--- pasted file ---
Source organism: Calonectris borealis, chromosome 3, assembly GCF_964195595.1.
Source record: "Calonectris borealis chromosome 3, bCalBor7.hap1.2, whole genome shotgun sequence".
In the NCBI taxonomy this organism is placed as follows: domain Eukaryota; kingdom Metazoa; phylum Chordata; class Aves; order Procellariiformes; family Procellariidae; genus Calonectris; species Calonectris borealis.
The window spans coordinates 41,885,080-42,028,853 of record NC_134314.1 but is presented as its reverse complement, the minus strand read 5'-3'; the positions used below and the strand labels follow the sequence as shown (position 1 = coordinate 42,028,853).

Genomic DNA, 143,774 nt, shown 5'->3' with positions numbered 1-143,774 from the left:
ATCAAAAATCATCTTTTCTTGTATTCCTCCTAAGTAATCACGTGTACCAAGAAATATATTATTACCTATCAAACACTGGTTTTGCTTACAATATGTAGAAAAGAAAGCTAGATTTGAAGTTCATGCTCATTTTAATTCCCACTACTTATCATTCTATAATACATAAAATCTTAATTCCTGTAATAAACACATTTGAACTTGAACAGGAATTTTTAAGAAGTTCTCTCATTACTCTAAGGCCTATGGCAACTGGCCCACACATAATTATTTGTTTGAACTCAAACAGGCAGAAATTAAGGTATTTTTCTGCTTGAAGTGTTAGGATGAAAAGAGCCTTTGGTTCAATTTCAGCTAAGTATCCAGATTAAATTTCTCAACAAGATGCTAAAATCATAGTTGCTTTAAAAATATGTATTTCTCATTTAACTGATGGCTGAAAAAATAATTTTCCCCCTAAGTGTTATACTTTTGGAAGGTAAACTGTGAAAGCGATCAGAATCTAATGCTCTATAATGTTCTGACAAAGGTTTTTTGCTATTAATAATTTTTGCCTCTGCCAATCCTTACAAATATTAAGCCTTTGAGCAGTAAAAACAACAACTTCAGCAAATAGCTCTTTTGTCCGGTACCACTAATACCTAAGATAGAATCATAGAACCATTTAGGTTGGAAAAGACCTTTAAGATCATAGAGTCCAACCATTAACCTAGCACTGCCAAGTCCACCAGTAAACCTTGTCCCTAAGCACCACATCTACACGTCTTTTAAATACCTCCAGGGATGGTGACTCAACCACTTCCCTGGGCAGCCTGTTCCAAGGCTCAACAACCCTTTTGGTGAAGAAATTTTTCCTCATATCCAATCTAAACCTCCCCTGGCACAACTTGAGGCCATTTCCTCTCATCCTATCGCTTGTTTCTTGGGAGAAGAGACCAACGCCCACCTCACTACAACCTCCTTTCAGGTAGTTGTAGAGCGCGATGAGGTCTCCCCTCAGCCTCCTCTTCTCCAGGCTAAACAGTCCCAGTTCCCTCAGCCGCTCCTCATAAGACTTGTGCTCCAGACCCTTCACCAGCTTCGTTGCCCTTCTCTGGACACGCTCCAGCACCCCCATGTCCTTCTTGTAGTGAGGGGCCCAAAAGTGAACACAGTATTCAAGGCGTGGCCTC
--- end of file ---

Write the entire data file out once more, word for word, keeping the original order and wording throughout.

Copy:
Source organism: Calonectris borealis, chromosome 3, assembly GCF_964195595.1.
Source record: "Calonectris borealis chromosome 3, bCalBor7.hap1.2, whole genome shotgun sequence".
In the NCBI taxonomy this organism is placed as follows: domain Eukaryota; kingdom Metazoa; phylum Chordata; class Aves; order Procellariiformes; family Procellariidae; genus Calonectris; species Calonectris borealis.
The window spans coordinates 41,885,080-42,028,853 of record NC_134314.1 but is presented as its reverse complement, the minus strand read 5'-3'; the positions used below and the strand labels follow the sequence as shown (position 1 = coordinate 42,028,853).

Genomic DNA, 143,774 nt, shown 5'->3' with positions numbered 1-143,774 from the left:
ATCAAAAATCATCTTTTCTTGTATTCCTCCTAAGTAATCACGTGTACCAAGAAATATATTATTACCTATCAAACACTGGTTTTGCTTACAATATGTAGAAAAGAAAGCTAGATTTGAAGTTCATGCTCATTTTAATTCCCACTACTTATCATTCTATAATACATAAAATCTTAATTCCTGTAATAAACACATTTGAACTTGAACAGGAATTTTTAAGAAGTTCTCTCATTACTCTAAGGCCTATGGCAACTGGCCCACACATAATTATTTGTTTGAACTCAAACAGGCAGAAATTAAGGTATTTTTCTGCTTGAAGTGTTAGGATGAAAAGAGCCTTTGGTTCAATTTCAGCTAAGTATCCAGATTAAATTTCTCAACAAGATGCTAAAATCATAGTTGCTTTAAAAATATGTATTTCTCATTTAACTGATGGCTGAAAAAATAATTTTCCCCCTAAGTGTTATACTTTTGGAAGGTAAACTGTGAAAGCGATCAGAATCTAATGCTCTATAATGTTCTGACAAAGGTTTTTTGCTATTAATAATTTTTGCCTCTGCCAATCCTTACAAATATTAAGCCTTTGAGCAGTAAAAACAACAACTTCAGCAAATAGCTCTTTTGTCCGGTACCACTAATACCTAAGATAGAATCATAGAACCATTTAGGTTGGAAAAGACCTTTAAGATCATAGAGTCCAACCATTAACCTAGCACTGCCAAGTCCACCAGTAAACCTTGTCCCTAAGCACCACATCTACACGTCTTTTAAATACCTCCAGGGATGGTGACTCAACCACTTCCCTGGGCAGCCTGTTCCAAGGCTCAACAACCCTTTTGGTGAAGAAATTTTTCCTCATATCCAATCTAAACCTCCCCTGGCACAACTTGAGGCCATTTCCTCTCATCCTATCGCTTGTTTCTTGGGAGAAGAGACCAACGCCCACCTCACTACAACCTCCTTTCAGGTAGTTGTAGAGCGCGATGAGGTCTCCCCTCAGCCTCCTCTTCTCCAGGCTAAACAGTCCCAGTTCCCTCAGCCGCTCCTCATAAGACTTGTGCTCCAGACCCTTCACCAGCTTCGTTGCCCTTCTCTGGACACGCTCCAGCACCCCCATGTCCTTCTTGTAGTGAGGGGCCCAAAAGTGAACACAGTATTCAAGGCGTGGCCTC